Supreme Court refuse to hear Enron shareholders lawsuit against investment banks…Federal Reserve cuts federal funds rate to 3.5 percent, from four and a-quarter…BP says Feds took harshest option available with $50 million fine over 2005 deadly refinery explosion…
Enron investors suffered a major setback before the U.S. Supreme Court. Justices refused without comment to take up their appeal in a lawsuit that alleged securities fraud by Wall Street investment banks. Those are banks that did business with Enron. Stockholders are seeking more than $30 billion from Merrill Lynch, Credit Suisse First Boston and Barclays Bank. The Enron stockholders accuse the Wall Street investment banks of colluding with the energy company to hide its losses. To date, Enron plaintiffs have settled for $7.3 billion in compensation from several financial institutions, including JPMorgan Chase, Citigroup and Canadian Imperial Bank of Commerce. Enron stockholders can still revive their case before the 5th U.S. Circuit Court of Appeals, but the New Orleans-based court has ruled against them once before. The chances that Enron shareholders can recover more money dimmed a week ago with justices ruled against investors in a separate suit. Those investors had alleged that two suppliers doing business with a cable TV company engaged in securities fraud.
The Federal Reserve has cut a key interest rate amid a global stock sell-off. The Fed is cutting the federal funds rate to three and a-half percent, from four and a-quarter. The rate is what banks charge each other on overnight loans. The action is the most dramatic signal the Fed can send that it’s concerned about a potential recession in the United States. It’s the biggest one-day move by the central bank in recent memory. The Fed says it decided to cut the rate “in view of a weakening of the economic outlook and increasing downside risks to growth.” The decision was made during an emergency telephone conference with Fed officials last night, after global financial markets plunged on concerns about a U.S. recession.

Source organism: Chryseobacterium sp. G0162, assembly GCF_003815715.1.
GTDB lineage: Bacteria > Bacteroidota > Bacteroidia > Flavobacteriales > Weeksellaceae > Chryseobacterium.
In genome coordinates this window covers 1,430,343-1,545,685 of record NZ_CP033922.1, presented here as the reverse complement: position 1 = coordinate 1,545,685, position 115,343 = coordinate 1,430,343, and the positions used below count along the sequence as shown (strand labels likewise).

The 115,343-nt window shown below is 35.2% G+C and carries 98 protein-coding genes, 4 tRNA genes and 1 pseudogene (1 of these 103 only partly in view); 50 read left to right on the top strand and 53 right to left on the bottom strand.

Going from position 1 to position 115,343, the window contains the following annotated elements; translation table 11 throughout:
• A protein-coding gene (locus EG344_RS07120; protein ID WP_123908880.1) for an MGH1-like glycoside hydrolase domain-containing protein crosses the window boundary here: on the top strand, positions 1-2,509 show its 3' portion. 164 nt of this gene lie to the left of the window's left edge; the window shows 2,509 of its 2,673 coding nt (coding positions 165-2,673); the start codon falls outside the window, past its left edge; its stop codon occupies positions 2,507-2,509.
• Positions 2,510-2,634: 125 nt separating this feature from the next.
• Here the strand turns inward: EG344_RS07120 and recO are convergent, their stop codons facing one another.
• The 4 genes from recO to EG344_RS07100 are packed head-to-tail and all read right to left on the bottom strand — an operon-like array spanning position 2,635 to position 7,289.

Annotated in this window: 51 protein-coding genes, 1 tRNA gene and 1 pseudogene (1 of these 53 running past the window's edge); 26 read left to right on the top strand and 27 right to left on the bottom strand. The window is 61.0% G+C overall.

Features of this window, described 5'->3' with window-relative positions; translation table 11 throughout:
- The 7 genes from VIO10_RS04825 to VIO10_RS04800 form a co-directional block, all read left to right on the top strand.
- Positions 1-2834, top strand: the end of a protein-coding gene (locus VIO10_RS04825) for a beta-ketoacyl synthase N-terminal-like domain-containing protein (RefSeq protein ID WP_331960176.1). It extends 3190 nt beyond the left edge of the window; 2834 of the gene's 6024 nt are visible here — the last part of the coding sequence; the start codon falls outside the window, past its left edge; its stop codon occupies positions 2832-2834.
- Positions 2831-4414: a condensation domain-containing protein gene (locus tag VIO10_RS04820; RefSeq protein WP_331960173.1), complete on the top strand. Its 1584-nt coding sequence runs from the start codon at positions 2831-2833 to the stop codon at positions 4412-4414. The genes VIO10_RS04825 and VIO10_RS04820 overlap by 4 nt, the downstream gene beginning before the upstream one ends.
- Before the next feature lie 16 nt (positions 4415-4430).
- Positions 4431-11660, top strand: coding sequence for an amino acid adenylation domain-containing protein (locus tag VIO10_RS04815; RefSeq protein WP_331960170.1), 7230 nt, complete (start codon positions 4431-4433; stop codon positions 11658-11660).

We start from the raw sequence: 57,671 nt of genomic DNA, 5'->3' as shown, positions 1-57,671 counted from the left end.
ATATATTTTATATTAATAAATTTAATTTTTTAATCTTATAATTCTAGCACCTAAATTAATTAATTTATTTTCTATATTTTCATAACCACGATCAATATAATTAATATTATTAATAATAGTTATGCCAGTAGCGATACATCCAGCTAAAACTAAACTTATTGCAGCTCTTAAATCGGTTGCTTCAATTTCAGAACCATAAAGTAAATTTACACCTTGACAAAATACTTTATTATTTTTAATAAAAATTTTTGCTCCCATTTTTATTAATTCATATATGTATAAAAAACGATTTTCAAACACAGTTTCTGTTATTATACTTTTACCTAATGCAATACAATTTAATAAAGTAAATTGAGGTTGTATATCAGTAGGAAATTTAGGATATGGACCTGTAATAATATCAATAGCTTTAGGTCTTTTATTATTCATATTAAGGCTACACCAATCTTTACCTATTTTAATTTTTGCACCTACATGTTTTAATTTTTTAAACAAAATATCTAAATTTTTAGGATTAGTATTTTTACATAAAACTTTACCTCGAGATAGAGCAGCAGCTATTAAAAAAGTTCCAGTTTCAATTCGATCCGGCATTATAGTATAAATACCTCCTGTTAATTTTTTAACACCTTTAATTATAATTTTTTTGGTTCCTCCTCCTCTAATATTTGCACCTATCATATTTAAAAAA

Treasury Secretary Henry Paulson is urging Congress and the Bush administration to agree quickly on a package of tax cuts. Paulson says Congress and the White House need to agree quickly on a package of tax cuts and other measures to boost the economy. Paulson tells the U.S. Chamber of Commerce “time is of the essence” and says President Bush “stands ready to work on a bipartisan basis” to enact legislation as soon as possible. He spoke as the Federal Reserve announced it was cutting the federal funds rate by three-quarters of a percentage point, to 3.5 percent.
As Wall Street plummets, the White House says the president isn’t ruling out a more aggressive economic stimulus package. Bush and Congressional leaders have been hashing out a plan to inject as much as $150 billion into the ailing economy to stave off a recession. But the White House says it’s not closing the door to the idea that the package could balloon. A White House spokeswoman says that doesn’t mean she’s “suggesting that anyone believes it has to be bigger.” Bush last week offered the outline of a short-term economic boost.
BP says the Feds took the harshest option available in brokering a $50 million fine over a deadly refinery explosion. The fiery March 2005 accident at BP’s Texas City unit left 15 workers dead and more than 170 others hurt. The court filing was in response to some accident victims and their families who’ve objected to the plea agreement. Those critics say the government was too generous to BP. But BP’s response, filed in federal court in Houston, says the government had four options after investigating the refinery accident: decline criminal prosecution, enter into a deferred prosecution agreement, file a misdemeanor charge or file a felony charge, which is what the Justice Department pursued. A call to the U.S. Attorney’s Office wasn’t immediately returned.
It could be a sign of possible movement in the impasse between striking writers and Hollywood. Officials with the Writers Guild of America have held informal talks with the studios. And a person familiar with the bargaining strategy says the informal talks could lay the groundwork for the resumption of full-scale negotiations between the two sides. The writers have been on strike since November 5th. They walked over issues like royalties for shows that are sold as DVD’s or sold online. The informal talks began on the day Oscar nominees were announced.
With the holiday weekend behind, investors don’t have much to look forward to, at least regarding fresh economic data. There’s nothing due until Thursday. The initial jobless claims will be mined for any signs of weakness in the job market. Also due on Thursday, the National Association of Realtors releases a report on sales of previously owned homes.